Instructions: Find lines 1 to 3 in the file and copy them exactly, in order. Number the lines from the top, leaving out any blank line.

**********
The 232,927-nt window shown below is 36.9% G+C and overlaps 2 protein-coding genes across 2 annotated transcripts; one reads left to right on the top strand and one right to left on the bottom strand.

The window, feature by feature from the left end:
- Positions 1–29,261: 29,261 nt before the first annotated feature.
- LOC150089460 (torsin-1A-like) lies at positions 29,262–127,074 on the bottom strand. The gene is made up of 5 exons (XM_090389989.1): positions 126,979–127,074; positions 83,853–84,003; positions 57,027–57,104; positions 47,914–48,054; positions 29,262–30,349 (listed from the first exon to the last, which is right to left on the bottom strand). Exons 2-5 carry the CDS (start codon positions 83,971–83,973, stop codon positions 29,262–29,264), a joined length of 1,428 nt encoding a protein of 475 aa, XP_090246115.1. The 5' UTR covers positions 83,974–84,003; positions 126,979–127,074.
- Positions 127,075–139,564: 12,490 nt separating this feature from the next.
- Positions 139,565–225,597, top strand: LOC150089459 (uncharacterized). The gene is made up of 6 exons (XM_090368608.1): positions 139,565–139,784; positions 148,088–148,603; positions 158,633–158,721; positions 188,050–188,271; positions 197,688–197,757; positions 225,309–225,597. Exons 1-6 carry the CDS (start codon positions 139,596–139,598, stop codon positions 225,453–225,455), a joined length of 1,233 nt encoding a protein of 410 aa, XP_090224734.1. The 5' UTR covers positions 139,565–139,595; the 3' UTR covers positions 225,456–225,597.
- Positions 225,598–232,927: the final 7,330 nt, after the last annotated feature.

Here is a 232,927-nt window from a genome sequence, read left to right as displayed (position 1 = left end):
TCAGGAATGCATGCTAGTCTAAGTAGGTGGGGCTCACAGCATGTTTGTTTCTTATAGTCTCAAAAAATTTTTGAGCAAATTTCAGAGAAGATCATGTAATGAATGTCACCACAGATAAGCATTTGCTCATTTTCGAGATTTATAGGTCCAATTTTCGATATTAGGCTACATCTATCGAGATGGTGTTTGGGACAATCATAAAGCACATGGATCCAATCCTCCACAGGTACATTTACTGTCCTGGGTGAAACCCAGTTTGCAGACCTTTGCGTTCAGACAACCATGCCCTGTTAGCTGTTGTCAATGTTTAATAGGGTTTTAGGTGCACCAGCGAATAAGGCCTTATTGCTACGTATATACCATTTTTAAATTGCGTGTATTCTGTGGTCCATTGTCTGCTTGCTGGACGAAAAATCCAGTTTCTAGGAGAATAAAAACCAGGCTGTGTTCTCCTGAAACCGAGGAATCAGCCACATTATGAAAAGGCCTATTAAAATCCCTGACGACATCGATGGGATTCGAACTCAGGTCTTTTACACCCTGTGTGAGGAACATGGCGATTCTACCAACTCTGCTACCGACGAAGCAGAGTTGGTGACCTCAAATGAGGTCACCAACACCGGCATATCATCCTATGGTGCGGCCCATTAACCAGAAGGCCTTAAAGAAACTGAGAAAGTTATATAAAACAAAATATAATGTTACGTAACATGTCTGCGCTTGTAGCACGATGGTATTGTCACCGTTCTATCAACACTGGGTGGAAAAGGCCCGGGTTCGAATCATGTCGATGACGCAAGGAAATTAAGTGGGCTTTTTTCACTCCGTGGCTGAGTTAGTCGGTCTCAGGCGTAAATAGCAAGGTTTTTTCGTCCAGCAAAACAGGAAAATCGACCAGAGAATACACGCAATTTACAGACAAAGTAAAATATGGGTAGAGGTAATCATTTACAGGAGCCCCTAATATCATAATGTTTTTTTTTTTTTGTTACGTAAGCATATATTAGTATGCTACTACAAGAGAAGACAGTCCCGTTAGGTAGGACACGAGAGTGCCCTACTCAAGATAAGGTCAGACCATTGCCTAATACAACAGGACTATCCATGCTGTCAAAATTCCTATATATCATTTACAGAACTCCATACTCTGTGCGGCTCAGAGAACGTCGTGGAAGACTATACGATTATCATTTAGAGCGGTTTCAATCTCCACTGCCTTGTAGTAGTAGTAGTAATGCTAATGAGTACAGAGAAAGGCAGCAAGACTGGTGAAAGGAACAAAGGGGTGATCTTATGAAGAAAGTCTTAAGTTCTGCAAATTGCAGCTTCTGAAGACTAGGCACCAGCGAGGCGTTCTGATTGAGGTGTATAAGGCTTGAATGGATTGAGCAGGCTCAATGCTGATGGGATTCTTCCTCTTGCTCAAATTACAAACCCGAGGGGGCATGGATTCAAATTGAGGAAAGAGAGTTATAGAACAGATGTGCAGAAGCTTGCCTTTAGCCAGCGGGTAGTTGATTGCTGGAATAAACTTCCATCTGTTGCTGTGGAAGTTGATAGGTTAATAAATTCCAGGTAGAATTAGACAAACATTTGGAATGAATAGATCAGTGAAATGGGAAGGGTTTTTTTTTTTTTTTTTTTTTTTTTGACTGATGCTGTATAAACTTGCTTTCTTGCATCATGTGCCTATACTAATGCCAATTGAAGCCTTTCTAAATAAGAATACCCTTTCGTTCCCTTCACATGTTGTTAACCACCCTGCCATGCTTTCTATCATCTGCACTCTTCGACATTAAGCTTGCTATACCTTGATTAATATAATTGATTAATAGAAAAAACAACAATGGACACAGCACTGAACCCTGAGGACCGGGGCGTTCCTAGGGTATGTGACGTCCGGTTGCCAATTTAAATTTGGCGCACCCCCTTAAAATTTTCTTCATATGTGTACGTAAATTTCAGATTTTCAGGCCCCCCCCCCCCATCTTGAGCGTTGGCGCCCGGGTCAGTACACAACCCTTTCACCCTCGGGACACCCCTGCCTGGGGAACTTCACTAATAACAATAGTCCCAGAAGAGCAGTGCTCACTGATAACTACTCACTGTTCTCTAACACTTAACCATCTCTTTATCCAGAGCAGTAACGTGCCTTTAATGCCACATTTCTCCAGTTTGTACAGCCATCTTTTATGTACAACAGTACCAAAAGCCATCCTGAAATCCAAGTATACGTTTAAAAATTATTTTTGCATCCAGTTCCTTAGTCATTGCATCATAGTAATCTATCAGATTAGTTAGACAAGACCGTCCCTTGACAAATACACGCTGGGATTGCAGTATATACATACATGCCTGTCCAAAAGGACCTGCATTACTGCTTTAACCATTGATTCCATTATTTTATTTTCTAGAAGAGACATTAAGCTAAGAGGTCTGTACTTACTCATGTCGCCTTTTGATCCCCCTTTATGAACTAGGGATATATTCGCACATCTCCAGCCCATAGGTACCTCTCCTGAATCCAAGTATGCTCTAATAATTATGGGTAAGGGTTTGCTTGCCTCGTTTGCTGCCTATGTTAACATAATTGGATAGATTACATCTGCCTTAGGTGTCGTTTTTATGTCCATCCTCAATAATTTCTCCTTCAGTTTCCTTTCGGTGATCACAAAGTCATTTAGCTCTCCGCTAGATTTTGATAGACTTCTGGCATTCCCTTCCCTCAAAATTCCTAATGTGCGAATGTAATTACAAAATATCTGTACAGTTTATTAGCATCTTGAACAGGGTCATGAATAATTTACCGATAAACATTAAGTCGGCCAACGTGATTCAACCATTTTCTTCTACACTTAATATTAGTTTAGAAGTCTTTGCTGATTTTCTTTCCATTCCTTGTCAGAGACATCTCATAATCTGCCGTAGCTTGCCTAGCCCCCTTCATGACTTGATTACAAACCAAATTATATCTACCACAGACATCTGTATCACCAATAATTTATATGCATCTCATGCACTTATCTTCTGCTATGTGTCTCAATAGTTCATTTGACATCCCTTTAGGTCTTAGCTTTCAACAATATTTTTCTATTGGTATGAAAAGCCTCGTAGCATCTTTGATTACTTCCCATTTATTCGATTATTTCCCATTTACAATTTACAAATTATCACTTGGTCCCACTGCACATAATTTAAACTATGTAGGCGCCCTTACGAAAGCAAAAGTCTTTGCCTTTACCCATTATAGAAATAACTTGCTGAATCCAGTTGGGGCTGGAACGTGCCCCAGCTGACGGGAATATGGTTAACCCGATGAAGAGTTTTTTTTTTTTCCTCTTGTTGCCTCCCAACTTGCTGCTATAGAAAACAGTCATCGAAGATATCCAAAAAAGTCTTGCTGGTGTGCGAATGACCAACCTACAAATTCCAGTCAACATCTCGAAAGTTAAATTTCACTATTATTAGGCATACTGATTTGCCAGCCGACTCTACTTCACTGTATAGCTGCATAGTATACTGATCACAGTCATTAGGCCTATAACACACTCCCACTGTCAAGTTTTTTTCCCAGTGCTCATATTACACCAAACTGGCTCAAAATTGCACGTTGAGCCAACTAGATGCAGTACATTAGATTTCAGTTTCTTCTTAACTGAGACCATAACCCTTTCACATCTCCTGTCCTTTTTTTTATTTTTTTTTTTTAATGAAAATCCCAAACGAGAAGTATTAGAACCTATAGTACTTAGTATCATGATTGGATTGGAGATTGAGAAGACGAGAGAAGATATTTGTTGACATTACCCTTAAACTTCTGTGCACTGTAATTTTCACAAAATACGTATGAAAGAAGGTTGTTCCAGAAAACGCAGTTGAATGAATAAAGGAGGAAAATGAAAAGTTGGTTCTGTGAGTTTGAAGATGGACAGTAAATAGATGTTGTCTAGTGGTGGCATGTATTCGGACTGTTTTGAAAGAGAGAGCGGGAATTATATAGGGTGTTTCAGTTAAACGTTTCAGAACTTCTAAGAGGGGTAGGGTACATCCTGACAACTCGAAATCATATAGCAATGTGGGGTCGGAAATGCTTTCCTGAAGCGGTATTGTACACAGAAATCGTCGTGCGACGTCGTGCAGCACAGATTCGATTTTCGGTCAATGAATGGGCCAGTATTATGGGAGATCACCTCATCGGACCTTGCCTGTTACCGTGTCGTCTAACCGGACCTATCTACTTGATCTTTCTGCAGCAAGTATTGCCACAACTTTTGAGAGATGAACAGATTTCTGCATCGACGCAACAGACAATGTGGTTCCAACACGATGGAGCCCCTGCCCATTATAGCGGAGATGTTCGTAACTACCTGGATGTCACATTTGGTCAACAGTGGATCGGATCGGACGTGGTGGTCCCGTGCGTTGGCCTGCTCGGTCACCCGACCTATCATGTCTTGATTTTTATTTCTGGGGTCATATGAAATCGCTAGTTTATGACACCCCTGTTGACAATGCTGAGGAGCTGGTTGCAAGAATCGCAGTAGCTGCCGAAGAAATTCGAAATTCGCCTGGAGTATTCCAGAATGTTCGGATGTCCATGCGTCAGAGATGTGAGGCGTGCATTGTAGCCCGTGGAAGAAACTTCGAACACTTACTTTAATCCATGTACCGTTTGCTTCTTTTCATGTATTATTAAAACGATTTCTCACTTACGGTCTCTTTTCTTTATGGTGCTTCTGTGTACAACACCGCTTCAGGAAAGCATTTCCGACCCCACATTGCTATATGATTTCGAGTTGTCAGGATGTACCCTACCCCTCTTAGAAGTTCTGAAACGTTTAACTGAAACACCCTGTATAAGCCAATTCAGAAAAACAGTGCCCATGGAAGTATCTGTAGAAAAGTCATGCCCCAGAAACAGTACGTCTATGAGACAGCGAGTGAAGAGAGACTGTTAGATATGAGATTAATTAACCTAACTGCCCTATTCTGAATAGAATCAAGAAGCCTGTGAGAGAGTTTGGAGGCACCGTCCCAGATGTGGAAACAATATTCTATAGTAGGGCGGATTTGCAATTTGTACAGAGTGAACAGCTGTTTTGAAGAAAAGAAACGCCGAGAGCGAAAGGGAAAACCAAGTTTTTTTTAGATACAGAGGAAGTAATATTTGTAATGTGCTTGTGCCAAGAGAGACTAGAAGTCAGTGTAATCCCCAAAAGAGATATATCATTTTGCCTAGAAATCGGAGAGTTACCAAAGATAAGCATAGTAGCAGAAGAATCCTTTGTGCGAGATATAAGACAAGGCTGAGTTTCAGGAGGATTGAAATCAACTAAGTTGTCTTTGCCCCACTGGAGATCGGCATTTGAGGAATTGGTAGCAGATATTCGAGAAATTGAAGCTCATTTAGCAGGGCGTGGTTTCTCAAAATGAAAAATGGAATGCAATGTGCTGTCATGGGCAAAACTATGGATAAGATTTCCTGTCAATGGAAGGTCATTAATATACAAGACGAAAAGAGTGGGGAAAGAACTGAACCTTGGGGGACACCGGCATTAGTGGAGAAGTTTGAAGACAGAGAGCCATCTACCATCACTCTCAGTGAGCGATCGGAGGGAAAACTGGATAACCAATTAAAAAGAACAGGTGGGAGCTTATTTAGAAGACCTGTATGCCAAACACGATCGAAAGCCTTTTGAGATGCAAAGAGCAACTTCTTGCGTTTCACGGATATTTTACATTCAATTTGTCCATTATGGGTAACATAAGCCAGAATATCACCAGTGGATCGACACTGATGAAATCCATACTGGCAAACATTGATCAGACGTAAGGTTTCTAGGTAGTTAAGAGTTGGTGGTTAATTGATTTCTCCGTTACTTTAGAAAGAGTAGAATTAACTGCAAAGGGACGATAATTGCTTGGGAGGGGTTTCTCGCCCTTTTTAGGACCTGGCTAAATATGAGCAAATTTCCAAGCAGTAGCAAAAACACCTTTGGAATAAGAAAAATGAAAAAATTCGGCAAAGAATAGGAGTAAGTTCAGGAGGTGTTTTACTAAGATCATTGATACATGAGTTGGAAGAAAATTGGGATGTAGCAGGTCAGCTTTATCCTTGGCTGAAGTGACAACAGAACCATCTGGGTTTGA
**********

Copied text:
The 232,927-nt window shown below is 36.9% G+C and overlaps 2 protein-coding genes across 2 annotated transcripts; one reads left to right on the top strand and one right to left on the bottom strand.

The window, feature by feature from the left end:
- Positions 1–29,261: 29,261 nt before the first annotated feature.